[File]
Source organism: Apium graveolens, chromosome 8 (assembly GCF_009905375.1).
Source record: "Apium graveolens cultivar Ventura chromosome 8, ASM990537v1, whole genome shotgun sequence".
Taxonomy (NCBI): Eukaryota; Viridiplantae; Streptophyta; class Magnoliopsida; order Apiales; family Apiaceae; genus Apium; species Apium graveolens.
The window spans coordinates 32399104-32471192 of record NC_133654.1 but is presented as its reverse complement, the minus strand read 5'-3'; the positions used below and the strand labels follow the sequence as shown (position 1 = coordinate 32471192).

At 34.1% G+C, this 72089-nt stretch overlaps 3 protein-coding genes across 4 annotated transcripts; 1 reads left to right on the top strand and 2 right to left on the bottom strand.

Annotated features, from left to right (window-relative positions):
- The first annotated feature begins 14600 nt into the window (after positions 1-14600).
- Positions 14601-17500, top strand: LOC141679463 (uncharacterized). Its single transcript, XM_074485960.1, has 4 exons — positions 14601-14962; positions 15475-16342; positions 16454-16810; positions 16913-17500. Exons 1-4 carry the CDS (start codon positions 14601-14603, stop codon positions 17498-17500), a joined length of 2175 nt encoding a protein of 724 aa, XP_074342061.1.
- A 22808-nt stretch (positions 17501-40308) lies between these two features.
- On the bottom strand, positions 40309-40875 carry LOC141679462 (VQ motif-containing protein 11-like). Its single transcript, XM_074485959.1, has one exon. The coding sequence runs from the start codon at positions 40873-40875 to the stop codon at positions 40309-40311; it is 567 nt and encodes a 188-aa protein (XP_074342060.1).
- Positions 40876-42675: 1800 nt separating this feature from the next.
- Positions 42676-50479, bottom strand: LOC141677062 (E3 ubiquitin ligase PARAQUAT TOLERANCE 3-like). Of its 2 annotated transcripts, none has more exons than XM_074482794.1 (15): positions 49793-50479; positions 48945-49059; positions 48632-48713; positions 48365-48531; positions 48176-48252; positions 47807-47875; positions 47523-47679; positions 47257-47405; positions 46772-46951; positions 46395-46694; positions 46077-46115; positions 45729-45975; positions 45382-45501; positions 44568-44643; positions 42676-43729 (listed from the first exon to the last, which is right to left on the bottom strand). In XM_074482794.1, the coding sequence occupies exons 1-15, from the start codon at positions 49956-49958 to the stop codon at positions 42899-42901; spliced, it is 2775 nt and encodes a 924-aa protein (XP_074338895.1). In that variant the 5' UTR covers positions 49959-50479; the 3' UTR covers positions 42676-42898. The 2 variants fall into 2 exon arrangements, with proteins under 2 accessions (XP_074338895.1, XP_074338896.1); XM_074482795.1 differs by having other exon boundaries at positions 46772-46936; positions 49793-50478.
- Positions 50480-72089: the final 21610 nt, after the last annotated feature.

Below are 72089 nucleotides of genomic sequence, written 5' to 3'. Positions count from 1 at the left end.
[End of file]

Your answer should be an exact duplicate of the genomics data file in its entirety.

Source organism: Apium graveolens, chromosome 8 (assembly GCF_009905375.1).
Source record: "Apium graveolens cultivar Ventura chromosome 8, ASM990537v1, whole genome shotgun sequence".
Taxonomy (NCBI): Eukaryota; Viridiplantae; Streptophyta; class Magnoliopsida; order Apiales; family Apiaceae; genus Apium; species Apium graveolens.
The window spans coordinates 32399104-32471192 of record NC_133654.1 but is presented as its reverse complement, the minus strand read 5'-3'; the positions used below and the strand labels follow the sequence as shown (position 1 = coordinate 32471192).

At 34.1% G+C, this 72089-nt stretch overlaps 3 protein-coding genes across 4 annotated transcripts; 1 reads left to right on the top strand and 2 right to left on the bottom strand.

Annotated features, from left to right (window-relative positions):
- The first annotated feature begins 14600 nt into the window (after positions 1-14600).
- Positions 14601-17500, top strand: LOC141679463 (uncharacterized). Its single transcript, XM_074485960.1, has 4 exons — positions 14601-14962; positions 15475-16342; positions 16454-16810; positions 16913-17500. Exons 1-4 carry the CDS (start codon positions 14601-14603, stop codon positions 17498-17500), a joined length of 2175 nt encoding a protein of 724 aa, XP_074342061.1.
- A 22808-nt stretch (positions 17501-40308) lies between these two features.
- On the bottom strand, positions 40309-40875 carry LOC141679462 (VQ motif-containing protein 11-like). Its single transcript, XM_074485959.1, has one exon. The coding sequence runs from the start codon at positions 40873-40875 to the stop codon at positions 40309-40311; it is 567 nt and encodes a 188-aa protein (XP_074342060.1).
- Positions 40876-42675: 1800 nt separating this feature from the next.
- Positions 42676-50479, bottom strand: LOC141677062 (E3 ubiquitin ligase PARAQUAT TOLERANCE 3-like). Of its 2 annotated transcripts, none has more exons than XM_074482794.1 (15): positions 49793-50479; positions 48945-49059; positions 48632-48713; positions 48365-48531; positions 48176-48252; positions 47807-47875; positions 47523-47679; positions 47257-47405; positions 46772-46951; positions 46395-46694; positions 46077-46115; positions 45729-45975; positions 45382-45501; positions 44568-44643; positions 42676-43729 (listed from the first exon to the last, which is right to left on the bottom strand). In XM_074482794.1, the coding sequence occupies exons 1-15, from the start codon at positions 49956-49958 to the stop codon at positions 42899-42901; spliced, it is 2775 nt and encodes a 924-aa protein (XP_074338895.1). In that variant the 5' UTR covers positions 49959-50479; the 3' UTR covers positions 42676-42898. The 2 variants fall into 2 exon arrangements, with proteins under 2 accessions (XP_074338895.1, XP_074338896.1); XM_074482795.1 differs by having other exon boundaries at positions 46772-46936; positions 49793-50478.
- Positions 50480-72089: the final 21610 nt, after the last annotated feature.

Below are 72089 nucleotides of genomic sequence, written 5' to 3'. Positions count from 1 at the left end.